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## Roger Farmer: The Natural Rate of Unemployment Is a Rotten Idea: Noted for August 23, 2013

Roger Farmer: The Natural Rate of Unemployment Is a Rotten Idea:

Central banks throughout the world predict inflation with new-Keynesian models where, after a shock, the unemployment rate returns to its so called “natural rate’. That assumption is called the Natural Rate Hypothesis (NRH). This paper reviews a body of work, published over the last decade, which is critical of the NRH. I argue that the NRH does not hold in the data and I provide an alternative paradigm that explains why it does not hold. I replace the NRH with the assumption that the animal spirits of investors are a fundamental of the economy and I show how to operationalize that idea by constructing an empirical model that outperforms the new-Keynesian Phillips curve. I model animal spirits with a new fundamental that I call the belief function.

## Preliminary Notes: Robert Hall at Jackson Hole Wisely Embraces the Cutting-Edge Macroeconomics of 1898

Robert Hall http://www.kansascityfed.org/publicat/sympos/2013/2013Hall.pdf http://www.kansascityfed.org/publicat/sympos/2013/2013.Hall.handout.pdf says that the cutting-edge macroeconomics we need today is that of Knut Wicksell's Knut Wicksell's Geldzins und Guterpreis, originally published in 1898:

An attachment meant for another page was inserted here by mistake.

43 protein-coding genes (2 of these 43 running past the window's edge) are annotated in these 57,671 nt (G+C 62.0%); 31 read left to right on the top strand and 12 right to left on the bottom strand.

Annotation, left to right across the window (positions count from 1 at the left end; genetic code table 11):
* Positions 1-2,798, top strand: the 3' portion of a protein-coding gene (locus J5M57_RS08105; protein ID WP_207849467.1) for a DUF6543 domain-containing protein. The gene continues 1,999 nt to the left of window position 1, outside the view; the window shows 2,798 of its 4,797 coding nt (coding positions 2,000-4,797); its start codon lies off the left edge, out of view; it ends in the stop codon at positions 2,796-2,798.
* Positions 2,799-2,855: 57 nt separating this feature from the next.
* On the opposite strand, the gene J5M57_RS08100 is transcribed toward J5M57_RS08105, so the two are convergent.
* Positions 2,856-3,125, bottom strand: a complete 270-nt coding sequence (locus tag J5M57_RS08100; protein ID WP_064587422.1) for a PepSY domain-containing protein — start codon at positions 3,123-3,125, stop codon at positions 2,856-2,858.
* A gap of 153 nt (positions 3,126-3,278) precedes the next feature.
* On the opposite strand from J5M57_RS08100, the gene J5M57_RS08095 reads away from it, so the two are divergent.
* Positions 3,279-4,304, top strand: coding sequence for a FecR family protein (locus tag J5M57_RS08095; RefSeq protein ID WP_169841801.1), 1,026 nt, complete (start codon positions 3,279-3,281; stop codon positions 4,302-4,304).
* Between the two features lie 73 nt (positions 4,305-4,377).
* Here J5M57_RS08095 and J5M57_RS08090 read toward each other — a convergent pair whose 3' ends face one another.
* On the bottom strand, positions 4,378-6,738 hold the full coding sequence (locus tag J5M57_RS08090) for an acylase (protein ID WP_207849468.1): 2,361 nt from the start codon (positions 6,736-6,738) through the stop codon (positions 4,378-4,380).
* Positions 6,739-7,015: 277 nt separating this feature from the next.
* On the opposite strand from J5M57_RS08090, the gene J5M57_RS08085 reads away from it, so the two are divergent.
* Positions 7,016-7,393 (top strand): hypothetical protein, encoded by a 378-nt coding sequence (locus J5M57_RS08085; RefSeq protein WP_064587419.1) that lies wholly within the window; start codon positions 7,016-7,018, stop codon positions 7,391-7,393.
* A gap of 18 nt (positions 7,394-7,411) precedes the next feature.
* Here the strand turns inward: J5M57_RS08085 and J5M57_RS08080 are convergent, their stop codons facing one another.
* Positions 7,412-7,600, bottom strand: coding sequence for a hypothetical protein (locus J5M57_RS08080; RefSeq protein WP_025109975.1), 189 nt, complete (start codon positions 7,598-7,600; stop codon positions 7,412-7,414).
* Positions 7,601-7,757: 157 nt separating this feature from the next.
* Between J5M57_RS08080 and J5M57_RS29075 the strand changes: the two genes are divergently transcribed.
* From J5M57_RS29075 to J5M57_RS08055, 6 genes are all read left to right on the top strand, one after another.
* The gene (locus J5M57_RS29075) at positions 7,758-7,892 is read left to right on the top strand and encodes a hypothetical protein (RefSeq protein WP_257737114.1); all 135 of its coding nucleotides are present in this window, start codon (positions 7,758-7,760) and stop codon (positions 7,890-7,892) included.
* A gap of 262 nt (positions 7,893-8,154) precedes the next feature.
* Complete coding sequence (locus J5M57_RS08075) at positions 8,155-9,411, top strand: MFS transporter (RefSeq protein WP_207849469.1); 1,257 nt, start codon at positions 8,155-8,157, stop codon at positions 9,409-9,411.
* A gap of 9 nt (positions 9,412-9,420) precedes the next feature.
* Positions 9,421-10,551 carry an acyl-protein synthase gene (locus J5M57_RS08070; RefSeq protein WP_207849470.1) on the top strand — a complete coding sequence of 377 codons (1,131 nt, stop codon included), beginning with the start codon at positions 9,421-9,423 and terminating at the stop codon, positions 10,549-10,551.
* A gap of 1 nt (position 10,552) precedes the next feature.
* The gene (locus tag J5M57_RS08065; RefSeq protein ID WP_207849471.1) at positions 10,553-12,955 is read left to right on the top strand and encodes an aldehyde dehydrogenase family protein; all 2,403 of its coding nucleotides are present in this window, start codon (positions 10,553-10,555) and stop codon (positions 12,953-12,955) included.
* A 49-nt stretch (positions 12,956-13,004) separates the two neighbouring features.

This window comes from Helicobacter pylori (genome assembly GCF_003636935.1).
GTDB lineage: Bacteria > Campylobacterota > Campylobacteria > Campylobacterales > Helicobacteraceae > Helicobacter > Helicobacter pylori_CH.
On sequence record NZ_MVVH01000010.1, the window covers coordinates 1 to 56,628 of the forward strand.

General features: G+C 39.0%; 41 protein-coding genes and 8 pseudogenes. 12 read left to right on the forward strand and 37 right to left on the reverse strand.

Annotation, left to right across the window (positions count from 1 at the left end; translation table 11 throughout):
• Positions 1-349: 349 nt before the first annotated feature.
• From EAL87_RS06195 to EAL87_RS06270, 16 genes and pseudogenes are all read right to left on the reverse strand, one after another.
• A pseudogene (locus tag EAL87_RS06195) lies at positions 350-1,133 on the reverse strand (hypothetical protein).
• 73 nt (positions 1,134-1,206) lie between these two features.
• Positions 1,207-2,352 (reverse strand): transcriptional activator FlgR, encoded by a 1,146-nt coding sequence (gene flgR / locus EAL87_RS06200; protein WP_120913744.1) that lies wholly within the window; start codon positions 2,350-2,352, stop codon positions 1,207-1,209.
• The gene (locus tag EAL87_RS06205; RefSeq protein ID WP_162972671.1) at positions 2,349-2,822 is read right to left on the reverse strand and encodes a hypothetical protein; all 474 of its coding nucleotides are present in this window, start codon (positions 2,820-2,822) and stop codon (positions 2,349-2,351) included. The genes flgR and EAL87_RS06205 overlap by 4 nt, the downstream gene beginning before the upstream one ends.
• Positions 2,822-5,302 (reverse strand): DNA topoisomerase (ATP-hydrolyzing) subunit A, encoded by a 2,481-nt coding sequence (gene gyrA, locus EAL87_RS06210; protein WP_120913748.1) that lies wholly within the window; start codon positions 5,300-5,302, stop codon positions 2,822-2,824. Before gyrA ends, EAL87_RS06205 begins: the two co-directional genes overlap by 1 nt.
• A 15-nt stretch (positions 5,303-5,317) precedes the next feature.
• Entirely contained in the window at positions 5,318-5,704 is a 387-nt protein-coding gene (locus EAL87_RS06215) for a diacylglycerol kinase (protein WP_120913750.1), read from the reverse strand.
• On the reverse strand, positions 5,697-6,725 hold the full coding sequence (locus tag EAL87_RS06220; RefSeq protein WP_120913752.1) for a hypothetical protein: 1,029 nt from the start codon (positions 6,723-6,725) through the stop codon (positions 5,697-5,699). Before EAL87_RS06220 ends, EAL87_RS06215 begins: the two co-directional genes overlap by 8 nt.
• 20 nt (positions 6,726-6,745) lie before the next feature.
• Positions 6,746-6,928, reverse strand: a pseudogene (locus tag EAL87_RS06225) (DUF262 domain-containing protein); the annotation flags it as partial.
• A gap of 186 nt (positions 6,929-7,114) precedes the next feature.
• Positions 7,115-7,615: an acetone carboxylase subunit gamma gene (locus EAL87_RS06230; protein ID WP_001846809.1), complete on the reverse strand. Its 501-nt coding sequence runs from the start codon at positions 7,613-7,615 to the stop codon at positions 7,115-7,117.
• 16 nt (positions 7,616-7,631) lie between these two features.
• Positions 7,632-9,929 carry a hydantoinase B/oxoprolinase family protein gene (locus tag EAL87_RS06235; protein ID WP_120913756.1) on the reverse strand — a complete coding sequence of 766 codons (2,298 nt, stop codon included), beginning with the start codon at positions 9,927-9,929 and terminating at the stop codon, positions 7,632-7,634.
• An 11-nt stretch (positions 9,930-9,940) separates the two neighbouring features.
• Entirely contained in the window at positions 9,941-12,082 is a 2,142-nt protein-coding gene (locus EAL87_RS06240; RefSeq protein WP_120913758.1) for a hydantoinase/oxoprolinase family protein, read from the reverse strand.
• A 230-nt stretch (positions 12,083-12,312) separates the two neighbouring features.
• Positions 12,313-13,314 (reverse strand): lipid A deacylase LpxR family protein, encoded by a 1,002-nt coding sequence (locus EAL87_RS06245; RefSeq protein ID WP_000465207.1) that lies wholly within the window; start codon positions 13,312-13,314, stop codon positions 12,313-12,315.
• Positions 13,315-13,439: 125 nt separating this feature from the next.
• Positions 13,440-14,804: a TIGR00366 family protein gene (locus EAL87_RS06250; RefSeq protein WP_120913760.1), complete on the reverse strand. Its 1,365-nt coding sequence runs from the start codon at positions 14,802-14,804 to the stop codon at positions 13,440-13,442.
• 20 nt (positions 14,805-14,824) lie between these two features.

The United States and most other advanced countries are closing on five years of flat-out expansionary monetary policy that has failed in all cases to restore normal conditions of employment and output. These countries have been in liquidity traps, where monetary policies that normally expand the economy by enlarging the monetary base are ineffectual…. The U.S. economy entered this state… [as] real-estate claims came close to collapse…. Rising risk premiums discouraged investments in plant, equipment, and new hiring… declining collateral values… forced… deleveraging. The combination of low investment and low consumption resulted in an extraordinary decline in output demand, which called for a markedly negative real interest rate, one unattainable because the zero lower bound on the nominal interest rate coupled with low inflation…. As output demand recovers, the lower bound will cease to be an impediment and normal conditions will prevail again.